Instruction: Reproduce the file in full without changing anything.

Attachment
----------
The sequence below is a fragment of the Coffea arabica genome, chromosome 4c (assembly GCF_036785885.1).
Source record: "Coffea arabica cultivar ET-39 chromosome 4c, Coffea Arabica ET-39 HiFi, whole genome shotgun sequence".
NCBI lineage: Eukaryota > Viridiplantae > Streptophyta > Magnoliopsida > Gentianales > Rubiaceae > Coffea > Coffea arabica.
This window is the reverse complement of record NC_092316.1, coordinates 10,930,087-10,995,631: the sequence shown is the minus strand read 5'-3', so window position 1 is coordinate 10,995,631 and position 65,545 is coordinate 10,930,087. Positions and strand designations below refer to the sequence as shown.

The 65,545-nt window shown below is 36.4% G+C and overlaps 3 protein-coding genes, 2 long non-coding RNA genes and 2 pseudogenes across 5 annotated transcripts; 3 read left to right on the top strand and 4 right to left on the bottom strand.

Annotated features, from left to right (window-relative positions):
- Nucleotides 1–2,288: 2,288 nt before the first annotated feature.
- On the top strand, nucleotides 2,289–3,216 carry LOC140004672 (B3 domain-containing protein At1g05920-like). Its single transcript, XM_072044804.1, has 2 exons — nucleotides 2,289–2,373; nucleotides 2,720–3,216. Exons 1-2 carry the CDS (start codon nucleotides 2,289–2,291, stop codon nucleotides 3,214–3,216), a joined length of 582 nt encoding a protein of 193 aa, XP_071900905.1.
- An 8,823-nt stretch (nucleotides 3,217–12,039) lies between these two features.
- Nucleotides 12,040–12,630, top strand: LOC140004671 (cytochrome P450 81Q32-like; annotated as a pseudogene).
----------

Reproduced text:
The sequence below is a fragment of the Coffea arabica genome, chromosome 4c (assembly GCF_036785885.1).
Source record: "Coffea arabica cultivar ET-39 chromosome 4c, Coffea Arabica ET-39 HiFi, whole genome shotgun sequence".
NCBI lineage: Eukaryota > Viridiplantae > Streptophyta > Magnoliopsida > Gentianales > Rubiaceae > Coffea > Coffea arabica.
This window is the reverse complement of record NC_092316.1, coordinates 10,930,087-10,995,631: the sequence shown is the minus strand read 5'-3', so window position 1 is coordinate 10,995,631 and position 65,545 is coordinate 10,930,087. Positions and strand designations below refer to the sequence as shown.

The 65,545-nt window shown below is 36.4% G+C and overlaps 3 protein-coding genes, 2 long non-coding RNA genes and 2 pseudogenes across 5 annotated transcripts; 3 read left to right on the top strand and 4 right to left on the bottom strand.

Annotated features, from left to right (window-relative positions):
- Nucleotides 1–2,288: 2,288 nt before the first annotated feature.
- On the top strand, nucleotides 2,289–3,216 carry LOC140004672 (B3 domain-containing protein At1g05920-like). Its single transcript, XM_072044804.1, has 2 exons — nucleotides 2,289–2,373; nucleotides 2,720–3,216. Exons 1-2 carry the CDS (start codon nucleotides 2,289–2,291, stop codon nucleotides 3,214–3,216), a joined length of 582 nt encoding a protein of 193 aa, XP_071900905.1.
- An 8,823-nt stretch (nucleotides 3,217–12,039) lies between these two features.
- Nucleotides 12,040–12,630, top strand: LOC140004671 (cytochrome P450 81Q32-like; annotated as a pseudogene).